Superdrug data breach compromises personal data of hundreds of customers

Beauty and healthcare products retailer Superdrug Stores PLC recently suffered a cyber incident that compromised names, addresses, and in some cases, phone numbers and dates of birth of customers. Fortunately, no payment card information of customers was compromised during the incident.

Superdrug announced the breach in emails to affected customers and also mentioned the same in its social media handles, informing readers that it has informed Action Fraud UK about the cyber incident and is cooperating with law enforcement to investigate the breach.

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"Today we have been communicating with our Superdrug.com customers to advise them of an event which may have resulted in the possible disclosure of some customers' personal information. This does not include payment card information but could include customers' names, addresses and, in some cases, date of birth, phone number and points balances.

"We take our responsibility to protect your personal information very seriously and that is why we have let our customers know as soon as we could. We have contacted the Police and Action Fraud (the UK's national fraud and cyber-crime arm) and will be offering them all the information they need for the investigation," Superdrug said.

Was it another credential-stuffing attack?

In a statement, the company also mentioned that it believes cyber criminals may have accessed accounts on its website after obtaining email addresses and passwords from other websites. It added that only 386 customers may have been actually affected by the breach, instead of the 20,000 that hackers behind the operation are claiming.

"From the information available, while 386 or so Superdrug customer accounts were compromised, there isn't a whole lot of information on how the cyber-hackers actually obtained the usernames and passwords. I expect that we will learn more about this as they investigate the breach further. However, this underscores the attractiveness of the retail sector as a target for cyber-attacks," said Sanjay Ramnath, VP at AlienVault.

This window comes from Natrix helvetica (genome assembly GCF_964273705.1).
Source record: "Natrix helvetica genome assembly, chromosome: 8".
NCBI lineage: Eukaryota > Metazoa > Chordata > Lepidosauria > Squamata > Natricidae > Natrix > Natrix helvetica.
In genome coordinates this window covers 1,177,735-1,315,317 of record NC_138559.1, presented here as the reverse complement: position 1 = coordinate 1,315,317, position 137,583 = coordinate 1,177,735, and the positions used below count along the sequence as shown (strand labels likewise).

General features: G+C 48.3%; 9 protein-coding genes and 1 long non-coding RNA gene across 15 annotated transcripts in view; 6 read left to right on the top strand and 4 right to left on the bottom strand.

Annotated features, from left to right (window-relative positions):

"It is critical then for organizations within the retail sector to have strong threat detection and response systems in place so that any breaches or attempted breaches can be spotted quickly and the appropriate and timely response taken. Complimenting this with up-to-date threat intelligence data that can help identify emerging and popular threats against retailers. If compliance with industry standards like PCI and regulatory standards like GDPR are not found, then the consequences could be dire," he added.

Back in August, security firm Shape Security noted in its 2018 Credential Spill Report that over 90 percent of login attempts on websites owned by online retailers are made by cyber criminals looking to gain access to loyalty points, offers, and deals made available by retailers for genuine customers.

Based on an analysis of 1.6 billion accounts, Shape Security found that well-planned and targeted credential stuffing attacks also cost organisations dear as about 3 percent of such attacks usually succeed. E-commerce retailers lose an average of $6 billion a year, banks lose $1.7 billion a year, and hotel and airline companies lose $700 million every year to credential stuffing attacks.

"Although happily, payment data was not exposed, the personally identifiable information held hostage can easily fuel synthetic identity fraud and identity theft. With these types of fraud, personally identifiable information such as name, address, or date of birth are traded on the dark web to steal a real identity or construct an entirely new fraudulent one for theft.

"This is why retailers, along with eCommerce organisations, banks, and financial institutions are layering in multi-layered security strategies using passive biometrics and behavioural analytics. These technologies can’t prevent system breaches but can protect companies from post-breach damage, as they identify users based on data beyond their personally identifiable information, which can’t be stolen," said Ryan Wilk, vice president at NuData Security.